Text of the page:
The reason? The Brewers had finally figured out a way to get Albert Pujols out.
By that point, though, he had already ensured that Milwaukee would only be celebrating moral victories.
Pujols did it with another postseason performance we'll never forget -- a four-hit, five-RBI eruption that gave the Cardinals a 12-3 win and evened up this best-of-seven National League Championship Series at 1 apiece -- and one that came the day after Ryan Braun and Prince Fielder stole the show.
The first two games of this series may have ended rather anticlimactically, but they've been all about superstar players coming through like you'd expect.
Who needs Phillies, Yankees or Red Sox when that's the case?
"They're upper-echelon," Cardinals skipper Tony La Russa said. "There's nobody in the game that's more dangerous, day in and day out, than those three guys."
There are plenty others who may be at least equally as dangerous. But the trio represents that star player who can raise his game when the lights are brightest. We've seen so many of them disappoint and fail in these spots, but these three are unafraid, unhinged and unrelenting when the moments are most important.
We already knew that about St. Louis' superstar; now the two stars in Milwaukee are heading down the same path -- making this postseason nirvana.
"I've said it many times -- this is what you live for, this is what you work for," Braun said recently about playoff baseball. "You work to play meaningful games, down the stretch in September and into October. ... I truly enjoy the moment. I enjoy the opportunity to play in meaningful games. It doesn't mean I'm always going to have success, but I expect to."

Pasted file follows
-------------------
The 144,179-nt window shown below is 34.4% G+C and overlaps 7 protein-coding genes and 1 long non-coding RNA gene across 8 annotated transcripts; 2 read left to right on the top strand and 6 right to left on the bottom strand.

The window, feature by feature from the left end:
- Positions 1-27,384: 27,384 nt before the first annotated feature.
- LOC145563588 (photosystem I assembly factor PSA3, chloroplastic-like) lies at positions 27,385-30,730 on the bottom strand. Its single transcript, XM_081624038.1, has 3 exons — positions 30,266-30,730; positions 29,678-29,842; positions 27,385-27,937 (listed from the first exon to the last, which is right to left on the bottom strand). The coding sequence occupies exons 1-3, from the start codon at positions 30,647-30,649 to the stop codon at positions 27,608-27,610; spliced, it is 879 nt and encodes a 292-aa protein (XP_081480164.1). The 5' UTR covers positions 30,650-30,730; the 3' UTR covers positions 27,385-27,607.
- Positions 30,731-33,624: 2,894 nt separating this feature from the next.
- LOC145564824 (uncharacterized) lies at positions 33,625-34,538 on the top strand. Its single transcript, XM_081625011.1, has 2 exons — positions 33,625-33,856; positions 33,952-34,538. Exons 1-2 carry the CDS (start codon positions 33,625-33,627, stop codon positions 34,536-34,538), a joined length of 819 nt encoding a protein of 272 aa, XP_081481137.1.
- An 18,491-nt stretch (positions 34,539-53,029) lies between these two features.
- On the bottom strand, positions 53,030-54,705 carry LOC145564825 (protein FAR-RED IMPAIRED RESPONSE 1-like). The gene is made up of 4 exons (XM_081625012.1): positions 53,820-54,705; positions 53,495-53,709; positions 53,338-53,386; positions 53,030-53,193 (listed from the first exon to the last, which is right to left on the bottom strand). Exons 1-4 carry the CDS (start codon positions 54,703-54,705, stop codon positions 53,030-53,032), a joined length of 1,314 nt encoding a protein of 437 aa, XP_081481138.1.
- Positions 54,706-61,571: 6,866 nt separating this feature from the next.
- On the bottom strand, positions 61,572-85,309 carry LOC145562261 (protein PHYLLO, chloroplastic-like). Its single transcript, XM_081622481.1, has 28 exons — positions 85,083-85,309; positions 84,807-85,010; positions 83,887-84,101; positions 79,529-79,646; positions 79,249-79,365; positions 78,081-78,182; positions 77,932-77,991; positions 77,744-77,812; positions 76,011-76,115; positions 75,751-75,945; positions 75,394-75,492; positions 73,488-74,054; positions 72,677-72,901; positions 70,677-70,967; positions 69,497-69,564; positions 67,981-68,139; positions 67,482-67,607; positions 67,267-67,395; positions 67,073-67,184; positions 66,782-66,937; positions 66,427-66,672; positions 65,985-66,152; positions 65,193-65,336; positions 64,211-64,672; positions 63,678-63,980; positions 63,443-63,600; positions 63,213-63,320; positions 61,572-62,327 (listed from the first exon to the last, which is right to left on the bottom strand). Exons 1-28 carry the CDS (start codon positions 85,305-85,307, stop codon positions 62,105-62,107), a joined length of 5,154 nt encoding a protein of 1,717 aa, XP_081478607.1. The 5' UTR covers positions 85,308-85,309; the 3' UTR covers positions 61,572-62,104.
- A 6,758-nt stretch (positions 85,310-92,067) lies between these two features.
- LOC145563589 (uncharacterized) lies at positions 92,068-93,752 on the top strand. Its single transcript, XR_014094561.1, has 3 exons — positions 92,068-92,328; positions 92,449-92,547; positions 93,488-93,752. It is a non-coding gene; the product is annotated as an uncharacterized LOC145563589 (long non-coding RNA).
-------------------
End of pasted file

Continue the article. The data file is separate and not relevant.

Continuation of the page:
Watching Pujols, Braun and Fielder continue to trade blows in this series reminds you of some of those epic playoff shootouts. Like Larry Bird and Dominique Wilkins in the 1988 Eastern Conference semifinals, or Terry Bradshaw and Roger Staubach in Super Bowl XIII in 1979.
Except there's three of them.
Of the 30 runs driven in through the first two games of this power-packed series, Braun, Fielder and Pujols have driven in 12, combining to go 12-for-23 with four homers. Fielder has two homers, Braun has four hits and four RBIs -- and now Pujols has made his mark.
Braun (2-for-4 with a double) and Fielder (two hits and a homer) would come through again in Game 2.
But Monday night belonged to the superstar on the other side.
On Sunday, Pujols fell short in a big spot during a three-run game in the seventh, when he hit into a double play with runners on the corners and none out. Takashi Saito had thrown him a hanging 2-2 breaking pitch that Pujols didn't capitalize on.
Afterward, Pujols said: "If he throws me that pitch, I bet you, seven out of 10 times he throws it, I'll put the ball in the seats."
The next time Pujols came to bat, he did exactly that.
Pujols hit an absolute bomb off Shaun Marcum in the first inning to snap a 47-at-bat postseason homerless streak and give the Cardinals a 2-0 lead. Then he hit a two-run double in the third that put the Cards ahead by four runs. He knocked in another run with a double in the fifth to make it a 6-2 game and hit a ground-rule double to spark a four-run seventh inning that made Game 2 a laugher.
The Cardinals won a game in baseball's most difficult venue, and now they go home for three straight, with their ace on the mound and their chances of reaching the World Series a lot more likely.
It was all because Pujols did what superstars are supposed to, yet rarely, do.
"Big guys play big," La Russa said, "you have a chance."
La Russa played the role of fortune-teller pregame, when he said of Pujols: "I think he could be the hitting star today, and nobody would be surprised."
Surprised? Probably not. Continually amazed? Absolutely.
"You learn from the mistakes that you make," Pujols said. "Yesterday was so tough. Going to bed, I was just thinking of some of the opportunities that I could help our ballclub to win. But you know what, man -- I turn that page, in knowing that today was a new day, and what can I do to help my ballclub to win today."
Alden Gonzalez is a reporter for MLB.com. Read his columns and his blog, listen to his podcast and follow him on Twitter. This story was not subject to the approval of Major League Baseball or its clubs.Less